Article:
A potentially interesting alternative to bleeding is plasmapheresis, i.e., the separation of plasma from blood cells so that only plasma is extracted from the animal and all blood cells are immediately returned into the animal’s body. Although plasmapheresis may be advantageous in terms of animal welfare, care should be taken not to extract an excessive amount of plasma and additional fluids should be administered to help replace those lost during plasmapheresis. Hygiene and extraction practices would have to be improved to ensure that blood cells remained sterile following initial collection [80].

6. Conclusions

While horses have been used in the manufacturing process of biologics for many years, their welfare has only recently surfaced as a concern. Until such time as non-animal origins can be found for certain products, use of the horse is likely to continue. The value of these horses, as well as their sentience, makes it important that producers ensure the best welfare using programs such as the one described in this paper.

Author Contributions

All authors contributed to conceptualization of the paper; X.M.V. developed the outline; and all authors contributed to writing and editing of the MS. All authors have read and agreed to the published version of the manuscript.


Publication of this paper was provided by Charles River.

Institutional Review Board Statement

Not applicable.

Data Availability Statement

Not applicable.

Conflicts of Interest

The authors declare no conflict of interest. Charles River had no role in the writing of the manuscript.


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Table 1. Recommended blood volume limits and recovery periods (reprinted with permission and modified from [78]).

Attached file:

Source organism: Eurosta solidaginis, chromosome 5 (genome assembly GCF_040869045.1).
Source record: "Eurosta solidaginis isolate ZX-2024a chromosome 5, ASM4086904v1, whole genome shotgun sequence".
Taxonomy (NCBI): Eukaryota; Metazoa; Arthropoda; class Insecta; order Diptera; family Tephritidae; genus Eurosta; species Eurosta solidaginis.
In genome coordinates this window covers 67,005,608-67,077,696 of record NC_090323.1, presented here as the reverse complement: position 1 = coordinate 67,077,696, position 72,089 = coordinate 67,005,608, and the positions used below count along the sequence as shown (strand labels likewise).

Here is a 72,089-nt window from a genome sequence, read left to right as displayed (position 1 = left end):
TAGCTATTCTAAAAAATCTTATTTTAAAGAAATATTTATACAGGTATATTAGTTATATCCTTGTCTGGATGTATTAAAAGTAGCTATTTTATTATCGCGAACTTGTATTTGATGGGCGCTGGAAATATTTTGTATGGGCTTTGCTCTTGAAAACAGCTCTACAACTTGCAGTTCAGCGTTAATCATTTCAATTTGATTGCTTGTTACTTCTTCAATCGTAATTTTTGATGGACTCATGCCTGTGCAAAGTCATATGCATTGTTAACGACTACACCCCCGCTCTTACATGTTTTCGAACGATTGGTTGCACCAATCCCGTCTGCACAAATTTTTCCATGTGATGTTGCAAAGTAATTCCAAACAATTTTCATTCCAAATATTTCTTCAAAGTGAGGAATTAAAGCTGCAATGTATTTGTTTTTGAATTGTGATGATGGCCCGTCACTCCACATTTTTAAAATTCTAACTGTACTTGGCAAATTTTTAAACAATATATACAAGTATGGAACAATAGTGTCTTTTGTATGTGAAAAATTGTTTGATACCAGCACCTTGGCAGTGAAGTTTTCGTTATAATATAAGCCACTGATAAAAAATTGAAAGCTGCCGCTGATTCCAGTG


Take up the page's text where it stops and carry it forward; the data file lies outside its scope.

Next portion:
Table 1. Recommended blood volume limits and recovery periods (reprinted with permission and modified from [78]).
Single Sampling *Repeat Sampling
% Circulating Blood Volume
Removed in A
Single Sampling
Recovery Period
% Circulating Blood Volume
Removed in 24 h
Recovery Period
7.5%1 week7.5%1 week
10%2 weeks10–15%2 weeks
15% *4 weeks20%4 weeks
* For single sampling it is not recommended to remove >15% of the blood volume due to risk of hypovolemic shock.
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Manteca Vilanova, X.; Beaver, B.; Uldahl, M.; Turner, P.V. Recommendations for Ensuring Good Welfare of Horses Used for Industrial Blood, Serum, or Urine Production. Animals 2021, 11, 1466.

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Manteca Vilanova X, Beaver B, Uldahl M, Turner PV. Recommendations for Ensuring Good Welfare of Horses Used for Industrial Blood, Serum, or Urine Production. Animals. 2021; 11(5):1466.

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Manteca Vilanova, Xavier, Bonnie Beaver, Mette Uldahl, and Patricia V. Turner. 2021. "Recommendations for Ensuring Good Welfare of Horses Used for Industrial Blood, Serum, or Urine Production" Animals 11, no. 5: 1466.